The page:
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WTO sets new date for copyright crunch

'Least-developed' countries excused from policing IP laws until 2021

Internet Security Threat Report 2014

The World Trade Organisation (WTO) this week extended the deadline it's offered the world's “least developed nations” to get their house in order with regards to observation of the Agreement on Trade Related Aspects of Intellectual Property Rights (TRIPS).

TRIPS sets out standards of copyright, trademark, patent and trade secret protection WTO members are expected to provide within their borders. Those standards harmonise legislation protecting intellectual property around the world.

TRIPS is a controversial agreement, because some feel it was used to inflate the price of medicines in developing countries. The 2005 Doha Declaration stated the agreement should not be used to prevent public health initiatives.

The agreement has also been loosely applied for other intellectual property, in recognition of the fact that developing nations may have higher priorities than policing pirated content and software.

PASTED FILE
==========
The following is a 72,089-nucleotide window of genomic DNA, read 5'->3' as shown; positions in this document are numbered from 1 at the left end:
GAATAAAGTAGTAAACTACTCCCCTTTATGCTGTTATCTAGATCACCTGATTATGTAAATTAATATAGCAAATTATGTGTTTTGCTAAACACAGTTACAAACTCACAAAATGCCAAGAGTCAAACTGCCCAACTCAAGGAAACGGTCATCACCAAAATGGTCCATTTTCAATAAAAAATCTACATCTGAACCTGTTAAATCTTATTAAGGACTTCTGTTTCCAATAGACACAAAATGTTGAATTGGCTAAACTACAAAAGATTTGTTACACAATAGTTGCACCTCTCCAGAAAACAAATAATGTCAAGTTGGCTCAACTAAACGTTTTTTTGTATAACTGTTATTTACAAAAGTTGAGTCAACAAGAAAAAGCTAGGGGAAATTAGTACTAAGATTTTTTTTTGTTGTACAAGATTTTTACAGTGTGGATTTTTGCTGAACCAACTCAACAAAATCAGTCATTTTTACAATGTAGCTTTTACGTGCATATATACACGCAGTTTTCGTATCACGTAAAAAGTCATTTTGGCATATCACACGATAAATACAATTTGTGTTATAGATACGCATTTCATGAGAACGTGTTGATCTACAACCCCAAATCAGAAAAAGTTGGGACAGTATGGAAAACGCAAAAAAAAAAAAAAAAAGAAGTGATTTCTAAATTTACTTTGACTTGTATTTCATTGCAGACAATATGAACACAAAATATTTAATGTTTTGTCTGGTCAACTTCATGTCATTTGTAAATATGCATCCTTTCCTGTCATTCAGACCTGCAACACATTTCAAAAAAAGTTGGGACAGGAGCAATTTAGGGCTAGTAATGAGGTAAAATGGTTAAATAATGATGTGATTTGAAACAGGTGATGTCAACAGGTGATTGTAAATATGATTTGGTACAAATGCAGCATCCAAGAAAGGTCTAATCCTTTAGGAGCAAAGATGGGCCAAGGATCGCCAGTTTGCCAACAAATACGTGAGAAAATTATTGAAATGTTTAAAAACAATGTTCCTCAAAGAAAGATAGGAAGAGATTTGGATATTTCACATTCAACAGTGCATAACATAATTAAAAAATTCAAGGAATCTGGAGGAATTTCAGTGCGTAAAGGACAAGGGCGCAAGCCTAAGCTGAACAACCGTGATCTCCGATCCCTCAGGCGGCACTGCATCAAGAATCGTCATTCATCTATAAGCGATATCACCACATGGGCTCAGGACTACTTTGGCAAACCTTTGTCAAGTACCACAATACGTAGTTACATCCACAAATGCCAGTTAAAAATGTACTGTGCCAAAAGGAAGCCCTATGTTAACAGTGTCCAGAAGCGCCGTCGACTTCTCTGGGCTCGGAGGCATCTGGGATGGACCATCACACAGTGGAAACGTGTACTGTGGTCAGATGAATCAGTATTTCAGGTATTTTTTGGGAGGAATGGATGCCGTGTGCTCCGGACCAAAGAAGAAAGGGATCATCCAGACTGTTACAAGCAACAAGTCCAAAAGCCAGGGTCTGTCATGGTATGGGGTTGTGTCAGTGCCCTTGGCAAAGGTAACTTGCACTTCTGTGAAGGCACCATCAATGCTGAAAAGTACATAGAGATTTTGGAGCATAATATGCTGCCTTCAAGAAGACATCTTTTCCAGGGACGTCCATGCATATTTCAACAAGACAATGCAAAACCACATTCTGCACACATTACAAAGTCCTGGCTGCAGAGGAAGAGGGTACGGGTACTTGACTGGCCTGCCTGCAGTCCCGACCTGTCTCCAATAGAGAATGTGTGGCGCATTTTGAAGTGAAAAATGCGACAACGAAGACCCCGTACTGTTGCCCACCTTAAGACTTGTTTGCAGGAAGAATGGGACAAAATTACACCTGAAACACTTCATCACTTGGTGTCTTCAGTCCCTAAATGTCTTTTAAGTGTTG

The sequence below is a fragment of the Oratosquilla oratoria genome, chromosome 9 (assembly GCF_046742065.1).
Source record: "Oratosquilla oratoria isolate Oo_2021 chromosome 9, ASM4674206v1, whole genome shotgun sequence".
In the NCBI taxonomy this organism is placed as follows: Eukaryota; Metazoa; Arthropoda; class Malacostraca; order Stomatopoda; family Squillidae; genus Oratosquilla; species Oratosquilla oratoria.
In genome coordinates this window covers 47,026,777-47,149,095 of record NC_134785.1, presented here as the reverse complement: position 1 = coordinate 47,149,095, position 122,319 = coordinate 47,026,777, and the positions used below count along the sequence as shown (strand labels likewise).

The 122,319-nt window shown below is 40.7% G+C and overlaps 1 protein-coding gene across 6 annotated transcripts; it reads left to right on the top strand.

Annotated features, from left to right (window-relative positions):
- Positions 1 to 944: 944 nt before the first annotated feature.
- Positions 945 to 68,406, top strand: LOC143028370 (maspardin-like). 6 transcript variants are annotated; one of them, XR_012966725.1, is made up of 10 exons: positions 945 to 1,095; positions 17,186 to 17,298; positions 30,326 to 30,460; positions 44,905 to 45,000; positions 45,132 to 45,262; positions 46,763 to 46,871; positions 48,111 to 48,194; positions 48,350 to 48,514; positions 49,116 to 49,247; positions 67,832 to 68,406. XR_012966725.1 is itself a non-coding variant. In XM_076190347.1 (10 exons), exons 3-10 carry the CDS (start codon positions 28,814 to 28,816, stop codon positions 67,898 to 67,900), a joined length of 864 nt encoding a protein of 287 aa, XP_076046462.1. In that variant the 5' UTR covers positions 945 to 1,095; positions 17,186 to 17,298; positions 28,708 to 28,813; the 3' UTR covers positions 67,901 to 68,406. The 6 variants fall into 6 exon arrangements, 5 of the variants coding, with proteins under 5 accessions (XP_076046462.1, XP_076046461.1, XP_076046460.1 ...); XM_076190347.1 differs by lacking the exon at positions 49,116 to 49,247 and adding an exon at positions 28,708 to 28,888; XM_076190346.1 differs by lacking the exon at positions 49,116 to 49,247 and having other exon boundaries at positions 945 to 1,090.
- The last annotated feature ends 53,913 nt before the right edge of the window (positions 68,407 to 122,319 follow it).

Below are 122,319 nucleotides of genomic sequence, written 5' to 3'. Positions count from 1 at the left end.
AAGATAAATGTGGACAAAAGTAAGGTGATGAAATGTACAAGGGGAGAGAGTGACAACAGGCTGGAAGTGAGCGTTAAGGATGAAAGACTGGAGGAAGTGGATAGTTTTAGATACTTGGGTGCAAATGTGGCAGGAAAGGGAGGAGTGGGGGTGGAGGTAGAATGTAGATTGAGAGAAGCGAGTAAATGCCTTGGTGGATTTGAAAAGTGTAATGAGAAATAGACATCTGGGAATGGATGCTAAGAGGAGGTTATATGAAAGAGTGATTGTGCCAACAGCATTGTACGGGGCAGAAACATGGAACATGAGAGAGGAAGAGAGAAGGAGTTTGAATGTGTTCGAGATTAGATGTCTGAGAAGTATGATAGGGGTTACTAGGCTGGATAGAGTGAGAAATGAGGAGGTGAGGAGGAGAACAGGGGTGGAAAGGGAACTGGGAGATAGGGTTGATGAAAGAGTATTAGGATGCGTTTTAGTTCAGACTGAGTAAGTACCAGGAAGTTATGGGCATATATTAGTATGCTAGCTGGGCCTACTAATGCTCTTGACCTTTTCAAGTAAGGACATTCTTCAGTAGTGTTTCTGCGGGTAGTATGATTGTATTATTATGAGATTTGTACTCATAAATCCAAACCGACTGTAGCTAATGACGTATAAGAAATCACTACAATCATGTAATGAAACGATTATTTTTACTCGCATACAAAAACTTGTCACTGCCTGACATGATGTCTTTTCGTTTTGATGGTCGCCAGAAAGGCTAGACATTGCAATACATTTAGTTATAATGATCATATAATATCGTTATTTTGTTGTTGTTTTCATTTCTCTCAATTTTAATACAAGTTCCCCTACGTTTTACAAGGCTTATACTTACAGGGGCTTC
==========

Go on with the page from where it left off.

The WTO's saying the 2021 deadline for compliance with TRIPS is a win, as while it extends the deadline beyond the July 1, 2013, cut-off that currently applies, the new date is final. That's not what the “34 least developed countries” wanted: they asked to “graduate” to full TRIPS compliance at a moment of their choosing.

Response to the extension of the waiver is interesting. This report from Cambodia's Phnom Penh Post includes a local Microsoft employee saying it destroys innovation and an academic saying the US bullies developing nations and the WTO through the TRIPS treaty.

The latter opinion seems not to hold a lot of water inasmuch as the statementon the new waiver leaves open the prospect of future extensions. ®

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